Work With What You Have
Work With What You Have
As the director of an arts nonprofit, I spend hours juggling resources, writing grant proposals, and managing budgets. So it was an eye-opener to travel to Cuba last year with our first Peters Valley School of Craft tour of the country. There, though money is clearly in short supply, optimism and energy abound, and artists demonstrate rare resourcefulness and resiliency. There were lessons there for me – and maybe for all of us in the arts.
The capital city of Havana is like a movie set, a time capsule of vintage cars and vibrant, brightly painted colonial architecture. Parts of the Jaimanitas neighborhood, about 20 minutes from the center of the city, are even more eye-popping, thanks to José Fuster. He’s the driving force in the neighborhood, where many homes and small makeshift galleries are covered with intricate mosaics. Over more than four decades, Fuster has led an artistic revolution in the neighborhood, first by covering every wall of his studio compound with ceramic mosaics and inviting the public in, then by encouraging other artists to embellish the town’s buildings, and to live and sell their work there.
Today, what’s often called Fusterlandia is not only a bustling marketplace, but also a magnet for tourists. As I discovered in a two-hour conversation with Fuster in November, the drive of one man has transformed a once bleak district into a land of artistic plenty.
The 73-year-old Fuster attended art school in Havana in the early 1960s, and, seeking a place to make and sell his art, he settled in a modest house in Jaimanitas in 1975. One day, after talking with people who’d visited his studio to buy a painting, he had an insight: “What if I put my works outside my gate and made them available to the people?” he recalls. He began collecting ceramic pieces to create the mosaic gate at the entrance of his property, an homage to his longtime idol, Constantin Brâncusi. Based on Brâncusi’s Gate of the Kiss (part of a monument in the sculptor’s homeland of Romania), Fuster’s gate reads “La Alegría de Vivir” (“the joy of life”), his name for his own project, also known simply as Fusterlandia.
Soon neighbors began to ask him to create a mosaic at one gate and then another. People opened their homes for him to adorn. His colorful work started popping up all over – at bus stops and on street signs, stairways, archways, fountains, benches, and passages. Over the next 30 years, Fuster, joined by other artists, added mosaics with messages of optimism, encouragement, and gratitude, and elements of cultural and political significance.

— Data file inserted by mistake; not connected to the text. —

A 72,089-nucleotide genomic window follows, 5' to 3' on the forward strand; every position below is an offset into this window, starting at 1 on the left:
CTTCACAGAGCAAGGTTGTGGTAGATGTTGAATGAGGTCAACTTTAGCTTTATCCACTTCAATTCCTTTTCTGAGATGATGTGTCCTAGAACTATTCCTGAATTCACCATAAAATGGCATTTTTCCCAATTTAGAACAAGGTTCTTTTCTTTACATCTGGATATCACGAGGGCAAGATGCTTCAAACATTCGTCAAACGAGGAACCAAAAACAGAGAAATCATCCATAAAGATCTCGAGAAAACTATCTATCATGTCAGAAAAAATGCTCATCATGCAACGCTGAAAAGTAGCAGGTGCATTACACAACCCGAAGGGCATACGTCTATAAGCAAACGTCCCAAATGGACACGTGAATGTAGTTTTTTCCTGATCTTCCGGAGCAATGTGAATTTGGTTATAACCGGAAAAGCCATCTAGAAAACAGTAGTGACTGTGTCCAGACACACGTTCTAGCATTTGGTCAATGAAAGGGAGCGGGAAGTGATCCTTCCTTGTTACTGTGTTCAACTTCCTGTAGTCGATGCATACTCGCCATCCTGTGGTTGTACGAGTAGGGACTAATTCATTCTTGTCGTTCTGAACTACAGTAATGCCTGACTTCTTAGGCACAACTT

People began to take notice, to come visit the area. Inspired by the fantastical work of Catalan architect Antoni Gaudí and Isaiah Zagar’s Magic Gardens in Philadelphia, Fuster continued to embellish his home studio, creating an homage to Brâncusi’s Table of Silence as a place for people to gather for reflection and inspiration; his table features the words “Vamos a Comer” (“Let’s eat”). A large rendition of the patron saint of Cuba, Our Lady of Charity, is adjacent to the table. Visitors can move from outdoor spaces to an interior gallery featuring Fuster’s paintings, drawings, prints, and postcards; all are for sale, to fund more mosaics at his home and throughout the neighborhood. Climb up to the rooftop overlook featuring an homage to Brâncusi’s Endless Column, and you’ll see the sweep of mosaics throughout the adjacent blocks.
Fuster’s fantastical world continues to expand. Many of his neighbors have worked on the project, and Cuban artists such as Eduardo “Choco” Roca Salazar and Zaida del Rio have decorated swaths of the district. Inspired by the setting, artists continue to flock here to set up shop. And buses still bring tourists.
When you enter Fuster’s living quarters, you’re met with an enormous mosaic heart embedded in the vaulted ceiling of his living room. It’s a potent symbol of the sheer passion and devotion that have fueled his work, in a place where resources are scarce. Fuster and the artists around him have worked with what they have at hand to build a community that draws people from around the world.
Fuster is a self-supporting artist; he has no government subsidy, no sponsor or patron. Now, as I go about my work as an arts administrator, writing grants and seeking support for our educational programs, I will remember the powerful example of a man who had little, but, working with his neighbors, built a magical cityscape. I will remember: If I’ve got drive and imagination, I have more resources than I think.